By Sarah Merfeld, Phase II Fellow
I am finally beginning to understand the web of resources the Urban Farm draws upon to function efficiently and with as little waste as possible. As a joint project of the Allegheny Mountain Institute and the Virginia School for the Deaf and Blind, we use both of these organizations as resources. Our physical location, a stone’s throw away from downtown Staunton, offers potential advantages as does the larger Augusta Country community of like-minded, passionate individuals. Much of what we gain from these local offerings is not material but comes in the form of advice, inspiration, and solidarity. Yet here I am going to take this opportunity to paint a picture of how we benefit from the material resources surrounding the farm by looking at the recent implementation of a vermicompost system.
The Virginia School for the Deaf and Blind is a boarding school that provides three meals a day for their students. This means lots of compost! The kitchen staff has kindly made a point to collect their food scrapes which we bring down to farm. We have a traditional compost pile and we wanted to experiment with other composting methods. We decided to start a vermicompost system to see if we could let the worms expedite the process of decay and save our backs from turning too many large piles. The process that unfolded highlights the bounty of resources at hand.
The container for the worms is an old chest freezer, provided by one the CROPS teachers at the school whom we work with on a weekly basis.
Two of our buddies on the maintenance crew helped me drill holes in the sides and bottom of the freezer to provide aeration.
I then repurposed the shelving in the freezer to construct a divider down the center. This design self-sorts the worms from the compost. You begin by feeding one side of the bin. Once the compost has reached the desired state of decay you stop feeding this side side and begin feeding the other side of the bin. The worms will migrate through the divide and start breaking down the new food. Now the first pile of compost is relatively worm-free and ready for harvest.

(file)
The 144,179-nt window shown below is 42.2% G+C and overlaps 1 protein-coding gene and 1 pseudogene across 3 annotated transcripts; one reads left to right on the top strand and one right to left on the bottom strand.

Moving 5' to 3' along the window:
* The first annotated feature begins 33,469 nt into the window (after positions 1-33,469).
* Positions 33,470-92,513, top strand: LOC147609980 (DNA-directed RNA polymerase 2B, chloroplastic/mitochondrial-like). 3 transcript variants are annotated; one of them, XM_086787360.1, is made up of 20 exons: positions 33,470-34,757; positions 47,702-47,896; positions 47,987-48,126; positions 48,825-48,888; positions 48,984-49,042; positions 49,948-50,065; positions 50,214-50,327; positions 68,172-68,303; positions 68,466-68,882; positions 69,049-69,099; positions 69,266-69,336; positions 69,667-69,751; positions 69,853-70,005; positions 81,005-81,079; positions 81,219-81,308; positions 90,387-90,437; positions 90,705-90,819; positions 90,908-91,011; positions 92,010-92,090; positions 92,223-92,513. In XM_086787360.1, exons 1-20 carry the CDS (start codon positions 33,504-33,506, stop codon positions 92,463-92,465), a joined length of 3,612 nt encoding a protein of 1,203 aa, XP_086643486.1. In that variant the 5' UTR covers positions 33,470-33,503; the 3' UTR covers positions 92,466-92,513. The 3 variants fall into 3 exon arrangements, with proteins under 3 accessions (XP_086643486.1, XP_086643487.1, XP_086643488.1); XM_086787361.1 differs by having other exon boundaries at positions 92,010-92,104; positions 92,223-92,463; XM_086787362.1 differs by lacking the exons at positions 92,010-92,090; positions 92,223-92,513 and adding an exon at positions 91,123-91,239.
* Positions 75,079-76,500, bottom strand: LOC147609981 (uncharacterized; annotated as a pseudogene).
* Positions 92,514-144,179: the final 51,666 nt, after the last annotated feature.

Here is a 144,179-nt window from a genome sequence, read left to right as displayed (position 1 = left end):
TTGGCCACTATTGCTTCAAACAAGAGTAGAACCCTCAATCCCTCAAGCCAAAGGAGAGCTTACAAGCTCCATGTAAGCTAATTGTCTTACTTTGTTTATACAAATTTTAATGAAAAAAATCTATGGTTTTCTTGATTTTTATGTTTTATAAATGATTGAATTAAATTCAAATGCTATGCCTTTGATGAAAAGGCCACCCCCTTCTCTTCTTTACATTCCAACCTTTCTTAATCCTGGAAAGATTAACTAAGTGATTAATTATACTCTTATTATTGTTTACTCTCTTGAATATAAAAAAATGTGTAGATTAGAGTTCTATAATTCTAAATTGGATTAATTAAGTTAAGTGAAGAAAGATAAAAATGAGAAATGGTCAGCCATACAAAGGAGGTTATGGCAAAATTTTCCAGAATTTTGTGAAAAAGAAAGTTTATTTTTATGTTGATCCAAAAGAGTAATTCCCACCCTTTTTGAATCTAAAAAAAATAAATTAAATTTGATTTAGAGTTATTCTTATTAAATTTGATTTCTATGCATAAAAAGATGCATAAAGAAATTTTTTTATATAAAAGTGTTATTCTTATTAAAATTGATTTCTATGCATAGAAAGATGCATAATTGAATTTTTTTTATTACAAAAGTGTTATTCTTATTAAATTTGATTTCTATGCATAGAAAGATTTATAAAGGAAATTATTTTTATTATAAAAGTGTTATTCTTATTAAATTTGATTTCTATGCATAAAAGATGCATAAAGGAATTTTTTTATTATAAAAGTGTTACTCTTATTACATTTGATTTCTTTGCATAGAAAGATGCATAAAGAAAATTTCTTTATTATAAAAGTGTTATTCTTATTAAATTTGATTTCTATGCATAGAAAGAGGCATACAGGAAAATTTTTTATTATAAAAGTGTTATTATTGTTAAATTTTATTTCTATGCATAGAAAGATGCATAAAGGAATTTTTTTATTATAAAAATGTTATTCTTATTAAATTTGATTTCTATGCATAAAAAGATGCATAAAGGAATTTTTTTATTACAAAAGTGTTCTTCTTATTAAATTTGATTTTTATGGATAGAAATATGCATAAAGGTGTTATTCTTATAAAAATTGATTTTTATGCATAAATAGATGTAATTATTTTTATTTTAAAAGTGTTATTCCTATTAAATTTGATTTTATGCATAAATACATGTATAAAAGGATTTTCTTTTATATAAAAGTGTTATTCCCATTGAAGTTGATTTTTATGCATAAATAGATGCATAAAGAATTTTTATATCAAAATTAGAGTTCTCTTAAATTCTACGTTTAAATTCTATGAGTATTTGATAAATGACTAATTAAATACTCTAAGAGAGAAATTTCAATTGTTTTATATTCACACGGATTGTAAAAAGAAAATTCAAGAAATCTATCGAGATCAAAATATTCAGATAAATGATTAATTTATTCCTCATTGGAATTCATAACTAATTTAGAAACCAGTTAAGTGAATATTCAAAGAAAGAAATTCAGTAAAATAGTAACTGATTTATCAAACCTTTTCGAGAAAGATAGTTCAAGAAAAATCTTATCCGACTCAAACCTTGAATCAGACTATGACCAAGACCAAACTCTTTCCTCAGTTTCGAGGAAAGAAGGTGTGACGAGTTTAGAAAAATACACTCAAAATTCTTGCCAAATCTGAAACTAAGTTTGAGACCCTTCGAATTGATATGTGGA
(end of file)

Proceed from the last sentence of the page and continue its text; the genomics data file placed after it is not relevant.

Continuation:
For drainage, I filled the bottom of the freezer with gravel, courtesy of the maintenance crew once again.
The bedding is primarily shredded paper from the teacher’s lounge. Additionally, we can use cardboard that we get from a dumpster on campus or from downtown Staunton on trash pick-up days. Wood-chips can also be used as bedding. We receive free deliveries of wood-chips from local tree workers in the area.
The actual food for comes from the cafeteria. In the summertime when school is not in session, we have gotten coffee grounds and compost from local restaurants.
I added soil from the farm to inoculate the system with bacteria, fungus, and other members present in our soil’s community to assist the worms in decomposition.
The worms themselves, alas, were ordered online. Though in time, we hope the population will multiply and we can provide others in our community with some of these hardy red wigglers!
This vermicompost system is just one example of how local resources flow through the farm. We are embedded in our community. From the microbes flourishing in the soil, to faculty of VSDB and all those who share our mission, we feel their support. In an era where watching the news makes us uneasy about the direction the world is moving, I am inspired by all of the potential and creative ways in in which we can support one-another.